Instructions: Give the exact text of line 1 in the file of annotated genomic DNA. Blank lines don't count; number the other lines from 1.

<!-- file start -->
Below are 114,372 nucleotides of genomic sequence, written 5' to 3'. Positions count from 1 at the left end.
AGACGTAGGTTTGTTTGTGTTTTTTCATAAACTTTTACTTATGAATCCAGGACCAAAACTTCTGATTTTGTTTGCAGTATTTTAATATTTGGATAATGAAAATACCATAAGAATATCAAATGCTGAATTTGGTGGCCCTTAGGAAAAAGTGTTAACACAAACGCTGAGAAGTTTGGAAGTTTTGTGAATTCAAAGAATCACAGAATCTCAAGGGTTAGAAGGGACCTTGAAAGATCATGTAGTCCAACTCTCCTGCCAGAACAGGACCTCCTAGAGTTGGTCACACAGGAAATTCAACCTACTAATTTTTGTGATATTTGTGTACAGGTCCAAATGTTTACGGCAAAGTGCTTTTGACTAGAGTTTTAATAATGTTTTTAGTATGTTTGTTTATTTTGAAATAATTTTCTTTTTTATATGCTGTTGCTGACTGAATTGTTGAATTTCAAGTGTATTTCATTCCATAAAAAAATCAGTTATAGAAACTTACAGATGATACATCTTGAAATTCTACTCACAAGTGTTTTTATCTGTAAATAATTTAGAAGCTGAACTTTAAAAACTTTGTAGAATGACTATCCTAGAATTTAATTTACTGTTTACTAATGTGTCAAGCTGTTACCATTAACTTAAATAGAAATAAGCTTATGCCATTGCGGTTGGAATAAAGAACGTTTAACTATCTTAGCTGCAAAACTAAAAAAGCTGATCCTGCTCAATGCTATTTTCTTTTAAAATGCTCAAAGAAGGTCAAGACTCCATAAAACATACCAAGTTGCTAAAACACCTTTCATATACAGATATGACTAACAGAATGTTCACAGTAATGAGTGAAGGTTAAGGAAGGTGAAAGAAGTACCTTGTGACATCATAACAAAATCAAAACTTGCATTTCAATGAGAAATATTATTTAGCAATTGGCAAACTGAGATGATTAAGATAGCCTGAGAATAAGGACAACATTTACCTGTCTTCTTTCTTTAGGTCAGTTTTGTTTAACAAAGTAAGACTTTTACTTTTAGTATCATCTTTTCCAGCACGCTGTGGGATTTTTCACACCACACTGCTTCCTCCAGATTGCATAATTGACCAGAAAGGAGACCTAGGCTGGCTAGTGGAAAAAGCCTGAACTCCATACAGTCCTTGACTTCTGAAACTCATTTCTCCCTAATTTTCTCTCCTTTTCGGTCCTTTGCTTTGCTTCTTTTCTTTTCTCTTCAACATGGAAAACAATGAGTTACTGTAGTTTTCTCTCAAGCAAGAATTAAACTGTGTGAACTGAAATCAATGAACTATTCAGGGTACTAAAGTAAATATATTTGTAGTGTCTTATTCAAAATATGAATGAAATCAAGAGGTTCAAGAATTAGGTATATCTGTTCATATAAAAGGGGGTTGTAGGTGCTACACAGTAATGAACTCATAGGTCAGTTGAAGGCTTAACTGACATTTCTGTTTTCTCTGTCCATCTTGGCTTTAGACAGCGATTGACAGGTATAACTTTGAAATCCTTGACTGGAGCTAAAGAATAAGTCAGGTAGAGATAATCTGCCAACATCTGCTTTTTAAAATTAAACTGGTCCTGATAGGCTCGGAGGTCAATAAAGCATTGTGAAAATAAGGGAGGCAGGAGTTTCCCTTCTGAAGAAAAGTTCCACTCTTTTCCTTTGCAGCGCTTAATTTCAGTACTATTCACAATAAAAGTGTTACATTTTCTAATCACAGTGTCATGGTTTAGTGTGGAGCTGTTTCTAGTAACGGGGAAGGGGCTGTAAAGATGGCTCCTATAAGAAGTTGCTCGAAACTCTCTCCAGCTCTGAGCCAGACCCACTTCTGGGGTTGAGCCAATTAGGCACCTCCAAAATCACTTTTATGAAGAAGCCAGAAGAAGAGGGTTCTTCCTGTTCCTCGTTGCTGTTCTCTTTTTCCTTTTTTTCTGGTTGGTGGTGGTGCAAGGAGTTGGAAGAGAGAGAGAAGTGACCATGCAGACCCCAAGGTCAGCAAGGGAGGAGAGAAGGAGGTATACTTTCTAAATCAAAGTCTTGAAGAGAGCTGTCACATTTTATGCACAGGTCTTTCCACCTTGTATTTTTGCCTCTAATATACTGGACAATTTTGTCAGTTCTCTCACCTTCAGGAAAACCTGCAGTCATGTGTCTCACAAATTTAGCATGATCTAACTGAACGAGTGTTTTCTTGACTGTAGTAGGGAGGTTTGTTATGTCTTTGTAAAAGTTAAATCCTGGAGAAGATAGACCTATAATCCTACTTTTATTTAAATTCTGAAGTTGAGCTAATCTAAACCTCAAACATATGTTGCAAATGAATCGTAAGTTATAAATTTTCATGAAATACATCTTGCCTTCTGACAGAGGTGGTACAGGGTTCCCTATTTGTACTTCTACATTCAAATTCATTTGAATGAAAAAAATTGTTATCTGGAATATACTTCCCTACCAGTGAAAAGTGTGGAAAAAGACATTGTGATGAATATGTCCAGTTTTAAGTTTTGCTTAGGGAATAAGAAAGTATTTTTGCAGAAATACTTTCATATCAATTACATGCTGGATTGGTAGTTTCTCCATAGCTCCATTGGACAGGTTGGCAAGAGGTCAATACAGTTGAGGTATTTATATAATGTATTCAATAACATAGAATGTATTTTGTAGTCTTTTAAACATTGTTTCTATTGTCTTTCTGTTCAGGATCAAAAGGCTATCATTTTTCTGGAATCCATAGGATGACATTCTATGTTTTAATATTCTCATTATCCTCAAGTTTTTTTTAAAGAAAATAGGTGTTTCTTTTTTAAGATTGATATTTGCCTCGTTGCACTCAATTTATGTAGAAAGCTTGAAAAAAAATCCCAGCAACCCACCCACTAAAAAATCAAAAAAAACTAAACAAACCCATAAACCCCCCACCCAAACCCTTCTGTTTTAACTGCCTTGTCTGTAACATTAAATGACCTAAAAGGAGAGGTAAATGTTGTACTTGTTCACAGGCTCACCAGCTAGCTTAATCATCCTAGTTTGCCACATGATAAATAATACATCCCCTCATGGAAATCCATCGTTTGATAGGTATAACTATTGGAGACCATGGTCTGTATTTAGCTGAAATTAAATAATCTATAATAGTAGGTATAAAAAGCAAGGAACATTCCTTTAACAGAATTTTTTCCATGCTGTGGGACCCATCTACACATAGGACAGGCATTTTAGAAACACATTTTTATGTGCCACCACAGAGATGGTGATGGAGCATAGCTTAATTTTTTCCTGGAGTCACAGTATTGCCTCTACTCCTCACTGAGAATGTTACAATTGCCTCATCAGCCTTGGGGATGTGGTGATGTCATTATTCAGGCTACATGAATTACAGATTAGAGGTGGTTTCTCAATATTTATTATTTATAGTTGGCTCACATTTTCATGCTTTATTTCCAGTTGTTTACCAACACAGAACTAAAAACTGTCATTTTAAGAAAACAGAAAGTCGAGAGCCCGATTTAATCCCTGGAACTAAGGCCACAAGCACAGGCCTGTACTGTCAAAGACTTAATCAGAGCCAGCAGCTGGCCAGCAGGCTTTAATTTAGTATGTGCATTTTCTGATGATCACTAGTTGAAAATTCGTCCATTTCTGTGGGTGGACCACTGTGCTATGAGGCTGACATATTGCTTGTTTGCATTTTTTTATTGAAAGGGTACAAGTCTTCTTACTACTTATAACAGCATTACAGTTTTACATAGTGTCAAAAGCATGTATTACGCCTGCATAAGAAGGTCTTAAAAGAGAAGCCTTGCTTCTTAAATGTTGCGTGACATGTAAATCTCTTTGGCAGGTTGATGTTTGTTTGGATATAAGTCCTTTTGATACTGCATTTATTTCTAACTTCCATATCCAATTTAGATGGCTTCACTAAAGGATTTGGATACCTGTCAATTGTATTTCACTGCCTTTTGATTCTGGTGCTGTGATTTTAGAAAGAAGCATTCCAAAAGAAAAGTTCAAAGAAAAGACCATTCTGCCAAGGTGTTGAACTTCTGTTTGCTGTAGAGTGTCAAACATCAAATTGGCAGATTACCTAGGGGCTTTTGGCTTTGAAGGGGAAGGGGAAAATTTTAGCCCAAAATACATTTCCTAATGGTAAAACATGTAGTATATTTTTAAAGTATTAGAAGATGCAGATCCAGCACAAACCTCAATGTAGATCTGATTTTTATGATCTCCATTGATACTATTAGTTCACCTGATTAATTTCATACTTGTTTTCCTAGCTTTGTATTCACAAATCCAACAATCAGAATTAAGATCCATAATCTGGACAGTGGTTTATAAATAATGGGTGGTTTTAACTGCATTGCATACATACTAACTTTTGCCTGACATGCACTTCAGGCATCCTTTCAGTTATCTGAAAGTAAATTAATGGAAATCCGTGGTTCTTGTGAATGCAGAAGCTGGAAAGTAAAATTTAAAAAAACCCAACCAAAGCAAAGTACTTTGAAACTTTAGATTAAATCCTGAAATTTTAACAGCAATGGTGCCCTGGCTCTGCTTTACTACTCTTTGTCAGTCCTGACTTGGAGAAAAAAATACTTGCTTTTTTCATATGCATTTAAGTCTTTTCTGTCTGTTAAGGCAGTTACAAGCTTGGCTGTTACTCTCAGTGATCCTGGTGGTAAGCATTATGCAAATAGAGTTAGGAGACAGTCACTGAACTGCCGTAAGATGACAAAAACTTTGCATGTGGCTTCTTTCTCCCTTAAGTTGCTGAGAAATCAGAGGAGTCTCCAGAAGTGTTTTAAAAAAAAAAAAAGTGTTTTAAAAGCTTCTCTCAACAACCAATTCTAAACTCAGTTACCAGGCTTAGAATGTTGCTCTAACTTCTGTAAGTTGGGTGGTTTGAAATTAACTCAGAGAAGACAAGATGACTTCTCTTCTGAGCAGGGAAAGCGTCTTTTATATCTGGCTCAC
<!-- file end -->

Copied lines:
Below are 114,372 nucleotides of genomic sequence, written 5' to 3'. Positions count from 1 at the left end.